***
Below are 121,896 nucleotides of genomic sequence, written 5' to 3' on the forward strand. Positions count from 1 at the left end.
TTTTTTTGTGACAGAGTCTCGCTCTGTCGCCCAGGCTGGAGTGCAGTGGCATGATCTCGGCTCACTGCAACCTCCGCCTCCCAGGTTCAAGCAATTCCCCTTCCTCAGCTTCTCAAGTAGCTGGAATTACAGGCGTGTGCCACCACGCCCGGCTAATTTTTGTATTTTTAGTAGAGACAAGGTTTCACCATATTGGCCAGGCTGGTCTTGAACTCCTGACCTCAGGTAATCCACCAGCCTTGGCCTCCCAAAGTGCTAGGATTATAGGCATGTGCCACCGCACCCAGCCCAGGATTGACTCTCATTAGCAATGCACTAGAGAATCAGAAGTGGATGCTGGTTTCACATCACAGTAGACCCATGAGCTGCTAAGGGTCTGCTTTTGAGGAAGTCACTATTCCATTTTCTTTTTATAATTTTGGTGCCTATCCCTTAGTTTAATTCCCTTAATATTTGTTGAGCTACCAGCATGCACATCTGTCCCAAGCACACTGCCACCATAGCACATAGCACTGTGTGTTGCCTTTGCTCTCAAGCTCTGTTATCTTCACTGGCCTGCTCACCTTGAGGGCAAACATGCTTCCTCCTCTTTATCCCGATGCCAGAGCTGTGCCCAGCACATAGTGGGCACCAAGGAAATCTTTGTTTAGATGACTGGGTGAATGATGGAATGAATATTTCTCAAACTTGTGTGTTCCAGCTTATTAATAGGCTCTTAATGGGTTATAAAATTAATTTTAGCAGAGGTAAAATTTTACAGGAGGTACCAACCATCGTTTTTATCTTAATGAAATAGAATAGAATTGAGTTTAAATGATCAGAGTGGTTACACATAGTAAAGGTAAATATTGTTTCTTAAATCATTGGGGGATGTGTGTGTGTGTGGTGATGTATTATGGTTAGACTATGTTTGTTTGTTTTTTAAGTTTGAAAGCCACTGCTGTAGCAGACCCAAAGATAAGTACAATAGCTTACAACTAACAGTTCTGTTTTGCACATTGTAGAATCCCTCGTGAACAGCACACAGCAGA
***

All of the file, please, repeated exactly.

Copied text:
Below are 121,896 nucleotides of genomic sequence, written 5' to 3' on the forward strand. Positions count from 1 at the left end.
TTTTTTTGTGACAGAGTCTCGCTCTGTCGCCCAGGCTGGAGTGCAGTGGCATGATCTCGGCTCACTGCAACCTCCGCCTCCCAGGTTCAAGCAATTCCCCTTCCTCAGCTTCTCAAGTAGCTGGAATTACAGGCGTGTGCCACCACGCCCGGCTAATTTTTGTATTTTTAGTAGAGACAAGGTTTCACCATATTGGCCAGGCTGGTCTTGAACTCCTGACCTCAGGTAATCCACCAGCCTTGGCCTCCCAAAGTGCTAGGATTATAGGCATGTGCCACCGCACCCAGCCCAGGATTGACTCTCATTAGCAATGCACTAGAGAATCAGAAGTGGATGCTGGTTTCACATCACAGTAGACCCATGAGCTGCTAAGGGTCTGCTTTTGAGGAAGTCACTATTCCATTTTCTTTTTATAATTTTGGTGCCTATCCCTTAGTTTAATTCCCTTAATATTTGTTGAGCTACCAGCATGCACATCTGTCCCAAGCACACTGCCACCATAGCACATAGCACTGTGTGTTGCCTTTGCTCTCAAGCTCTGTTATCTTCACTGGCCTGCTCACCTTGAGGGCAAACATGCTTCCTCCTCTTTATCCCGATGCCAGAGCTGTGCCCAGCACATAGTGGGCACCAAGGAAATCTTTGTTTAGATGACTGGGTGAATGATGGAATGAATATTTCTCAAACTTGTGTGTTCCAGCTTATTAATAGGCTCTTAATGGGTTATAAAATTAATTTTAGCAGAGGTAAAATTTTACAGGAGGTACCAACCATCGTTTTTATCTTAATGAAATAGAATAGAATTGAGTTTAAATGATCAGAGTGGTTACACATAGTAAAGGTAAATATTGTTTCTTAAATCATTGGGGGATGTGTGTGTGTGTGGTGATGTATTATGGTTAGACTATGTTTGTTTGTTTTTTAAGTTTGAAAGCCACTGCTGTAGCAGACCCAAAGATAAGTACAATAGCTTACAACTAACAGTTCTGTTTTGCACATTGTAGAATCCCTCGTGAACAGCACACAGCAGA